Published July 3, 2019
In the United States, torts are categorized in three general areas: intentional torts, negligent torts, and strict liability torts. A tortfeasor that falls under an intentional tort must have intended to commit the act. This means they intended the consequences of the act and/or they knew with certainty what would result from their actions. Intentional torts are against a person(s) or property; however, state laws may differ when filing your claim.
I.Assault and Battery
- Assault is an intentional, unexcused act that
- Creates a reasonable apprehension of fear of immediate harmful or offensive contact and requires no contact.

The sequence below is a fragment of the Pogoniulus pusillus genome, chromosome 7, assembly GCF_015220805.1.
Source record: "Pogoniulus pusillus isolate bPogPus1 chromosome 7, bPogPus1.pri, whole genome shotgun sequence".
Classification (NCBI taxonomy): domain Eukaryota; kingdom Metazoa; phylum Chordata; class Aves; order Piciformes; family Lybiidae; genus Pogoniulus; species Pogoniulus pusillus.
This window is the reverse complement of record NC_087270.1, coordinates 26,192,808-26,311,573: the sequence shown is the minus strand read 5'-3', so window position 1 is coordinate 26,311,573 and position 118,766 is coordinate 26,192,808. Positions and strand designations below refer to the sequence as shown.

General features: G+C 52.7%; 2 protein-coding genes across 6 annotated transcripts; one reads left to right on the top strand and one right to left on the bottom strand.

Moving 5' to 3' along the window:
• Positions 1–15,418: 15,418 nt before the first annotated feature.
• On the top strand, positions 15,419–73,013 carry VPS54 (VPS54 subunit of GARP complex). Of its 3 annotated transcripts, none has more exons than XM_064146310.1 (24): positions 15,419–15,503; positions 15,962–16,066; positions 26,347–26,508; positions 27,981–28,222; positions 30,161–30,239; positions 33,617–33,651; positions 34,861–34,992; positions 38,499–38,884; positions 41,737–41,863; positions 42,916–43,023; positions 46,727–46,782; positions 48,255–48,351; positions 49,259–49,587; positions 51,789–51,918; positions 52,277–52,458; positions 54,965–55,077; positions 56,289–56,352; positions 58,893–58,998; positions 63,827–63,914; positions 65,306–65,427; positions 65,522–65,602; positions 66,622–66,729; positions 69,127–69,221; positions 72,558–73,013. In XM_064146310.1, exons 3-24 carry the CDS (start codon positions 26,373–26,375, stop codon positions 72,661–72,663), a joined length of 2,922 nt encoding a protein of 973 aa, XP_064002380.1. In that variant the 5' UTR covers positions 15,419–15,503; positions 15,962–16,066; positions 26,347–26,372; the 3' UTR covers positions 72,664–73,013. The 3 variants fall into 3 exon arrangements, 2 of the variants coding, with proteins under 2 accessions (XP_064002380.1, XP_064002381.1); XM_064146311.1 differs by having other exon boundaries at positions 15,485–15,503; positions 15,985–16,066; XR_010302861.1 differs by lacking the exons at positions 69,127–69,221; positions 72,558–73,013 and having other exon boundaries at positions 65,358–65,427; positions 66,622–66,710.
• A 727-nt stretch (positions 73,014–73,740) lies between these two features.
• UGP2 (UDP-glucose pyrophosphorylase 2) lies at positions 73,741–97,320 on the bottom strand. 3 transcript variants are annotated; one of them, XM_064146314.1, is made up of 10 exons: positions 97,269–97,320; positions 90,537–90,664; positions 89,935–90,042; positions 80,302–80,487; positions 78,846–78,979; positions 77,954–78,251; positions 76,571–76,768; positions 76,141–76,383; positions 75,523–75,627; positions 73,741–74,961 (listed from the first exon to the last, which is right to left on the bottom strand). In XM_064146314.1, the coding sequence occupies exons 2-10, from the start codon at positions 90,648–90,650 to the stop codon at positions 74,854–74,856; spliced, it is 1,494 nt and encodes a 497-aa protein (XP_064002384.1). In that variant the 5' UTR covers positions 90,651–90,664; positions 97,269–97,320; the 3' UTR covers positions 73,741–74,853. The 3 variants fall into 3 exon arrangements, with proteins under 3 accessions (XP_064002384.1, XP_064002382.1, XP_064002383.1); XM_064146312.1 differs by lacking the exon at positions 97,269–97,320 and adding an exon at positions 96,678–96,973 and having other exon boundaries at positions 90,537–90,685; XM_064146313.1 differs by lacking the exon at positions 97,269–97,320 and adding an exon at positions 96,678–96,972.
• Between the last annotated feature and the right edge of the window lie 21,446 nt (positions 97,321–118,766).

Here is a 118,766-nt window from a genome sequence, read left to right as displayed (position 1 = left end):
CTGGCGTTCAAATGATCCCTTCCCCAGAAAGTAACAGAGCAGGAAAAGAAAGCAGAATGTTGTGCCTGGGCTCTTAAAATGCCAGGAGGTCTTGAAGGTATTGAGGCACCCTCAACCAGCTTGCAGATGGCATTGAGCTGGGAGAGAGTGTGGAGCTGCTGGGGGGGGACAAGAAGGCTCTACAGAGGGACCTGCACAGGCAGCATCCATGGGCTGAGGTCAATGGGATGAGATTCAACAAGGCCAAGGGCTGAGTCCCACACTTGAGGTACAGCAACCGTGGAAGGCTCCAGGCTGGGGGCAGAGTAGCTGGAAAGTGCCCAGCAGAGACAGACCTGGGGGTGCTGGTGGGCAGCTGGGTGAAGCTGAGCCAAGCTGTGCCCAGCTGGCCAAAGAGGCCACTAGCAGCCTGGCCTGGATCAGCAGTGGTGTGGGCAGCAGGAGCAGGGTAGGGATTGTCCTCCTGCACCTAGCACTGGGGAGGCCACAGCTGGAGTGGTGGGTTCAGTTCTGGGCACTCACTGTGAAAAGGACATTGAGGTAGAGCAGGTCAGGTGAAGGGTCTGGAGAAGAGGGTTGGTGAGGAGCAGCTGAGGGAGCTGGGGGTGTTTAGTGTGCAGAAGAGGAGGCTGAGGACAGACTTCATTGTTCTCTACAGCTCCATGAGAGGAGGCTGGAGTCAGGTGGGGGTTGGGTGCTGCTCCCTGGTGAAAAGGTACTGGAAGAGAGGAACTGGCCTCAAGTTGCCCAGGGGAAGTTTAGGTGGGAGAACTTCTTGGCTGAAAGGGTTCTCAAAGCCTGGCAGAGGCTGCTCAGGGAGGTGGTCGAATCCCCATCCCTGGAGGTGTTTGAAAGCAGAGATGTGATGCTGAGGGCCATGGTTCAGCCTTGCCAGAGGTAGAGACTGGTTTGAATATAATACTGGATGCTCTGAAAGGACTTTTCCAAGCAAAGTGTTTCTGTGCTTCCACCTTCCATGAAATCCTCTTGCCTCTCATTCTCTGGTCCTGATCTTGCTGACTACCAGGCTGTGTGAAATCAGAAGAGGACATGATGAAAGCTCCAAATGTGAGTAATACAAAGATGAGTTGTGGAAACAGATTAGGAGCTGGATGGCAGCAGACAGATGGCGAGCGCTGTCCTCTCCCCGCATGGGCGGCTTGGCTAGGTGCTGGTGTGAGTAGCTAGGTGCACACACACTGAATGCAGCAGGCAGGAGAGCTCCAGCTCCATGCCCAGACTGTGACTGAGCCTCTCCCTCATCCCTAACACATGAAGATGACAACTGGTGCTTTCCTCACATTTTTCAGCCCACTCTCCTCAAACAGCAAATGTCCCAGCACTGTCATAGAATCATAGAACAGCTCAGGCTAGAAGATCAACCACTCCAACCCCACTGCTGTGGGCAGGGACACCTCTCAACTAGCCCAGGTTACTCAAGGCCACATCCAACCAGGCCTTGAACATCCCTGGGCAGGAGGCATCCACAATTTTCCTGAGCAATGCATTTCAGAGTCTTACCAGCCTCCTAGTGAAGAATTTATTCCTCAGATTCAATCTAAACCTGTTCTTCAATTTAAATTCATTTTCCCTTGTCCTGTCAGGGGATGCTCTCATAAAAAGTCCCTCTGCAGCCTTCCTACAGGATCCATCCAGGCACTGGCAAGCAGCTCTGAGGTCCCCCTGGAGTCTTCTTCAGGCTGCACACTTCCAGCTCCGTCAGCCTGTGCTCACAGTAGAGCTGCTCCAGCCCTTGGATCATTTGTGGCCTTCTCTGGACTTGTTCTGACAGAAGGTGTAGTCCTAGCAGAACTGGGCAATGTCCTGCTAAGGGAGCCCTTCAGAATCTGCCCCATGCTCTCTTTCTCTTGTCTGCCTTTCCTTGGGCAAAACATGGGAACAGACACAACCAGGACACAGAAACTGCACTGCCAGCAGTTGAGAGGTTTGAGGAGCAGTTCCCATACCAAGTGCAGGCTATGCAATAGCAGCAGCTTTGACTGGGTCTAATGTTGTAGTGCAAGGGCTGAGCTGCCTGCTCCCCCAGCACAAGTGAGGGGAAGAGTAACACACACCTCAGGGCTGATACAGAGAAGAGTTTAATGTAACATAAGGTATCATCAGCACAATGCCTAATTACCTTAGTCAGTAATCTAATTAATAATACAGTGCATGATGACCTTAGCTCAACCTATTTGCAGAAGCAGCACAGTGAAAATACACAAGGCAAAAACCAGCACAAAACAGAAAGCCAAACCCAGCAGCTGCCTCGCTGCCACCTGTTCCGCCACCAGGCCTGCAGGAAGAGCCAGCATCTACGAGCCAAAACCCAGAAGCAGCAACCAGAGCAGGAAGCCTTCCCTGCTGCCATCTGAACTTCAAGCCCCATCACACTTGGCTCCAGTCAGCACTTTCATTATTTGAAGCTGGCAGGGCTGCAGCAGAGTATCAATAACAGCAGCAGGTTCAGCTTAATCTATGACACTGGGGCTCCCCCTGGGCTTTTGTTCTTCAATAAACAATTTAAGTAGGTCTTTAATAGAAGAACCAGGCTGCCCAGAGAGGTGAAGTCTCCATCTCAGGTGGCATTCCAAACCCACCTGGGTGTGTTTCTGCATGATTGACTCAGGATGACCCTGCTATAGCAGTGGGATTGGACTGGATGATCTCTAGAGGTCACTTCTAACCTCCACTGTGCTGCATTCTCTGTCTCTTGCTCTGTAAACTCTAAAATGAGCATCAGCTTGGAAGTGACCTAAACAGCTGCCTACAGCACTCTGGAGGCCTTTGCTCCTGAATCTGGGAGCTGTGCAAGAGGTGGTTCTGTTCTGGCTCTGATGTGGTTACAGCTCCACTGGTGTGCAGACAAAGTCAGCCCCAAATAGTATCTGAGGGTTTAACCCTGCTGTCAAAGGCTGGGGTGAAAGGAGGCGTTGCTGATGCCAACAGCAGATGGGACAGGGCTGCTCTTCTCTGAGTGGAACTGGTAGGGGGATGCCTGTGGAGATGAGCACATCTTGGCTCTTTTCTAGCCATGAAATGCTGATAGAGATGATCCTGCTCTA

- Battery is the completion of the assault and can be
- Intentional or unexcused that can be harmful, offensive, and/or unwelcomed.
- Physical contact
- Intentional confinement or restraint of another persons’ activities without justification.
III.Infliction of Emotional Distress
- Intentional act that is extreme and outrageous, which results in severe emotional distress in another and is calculated to cause a serious kind of mental distress.
- Wrongfully hurting a person’s reputation; the law imposes a duty to refrain from making false statements about others. Orally breaching is slander and breaching it online is libel.
- Slander: A plaintiff must prove “special damages” to prevail for slander
- Libel: General damages are presumed, and the plaintiff does not have to show actual injuries
The COB Legal Information Clinic has other material on this subject.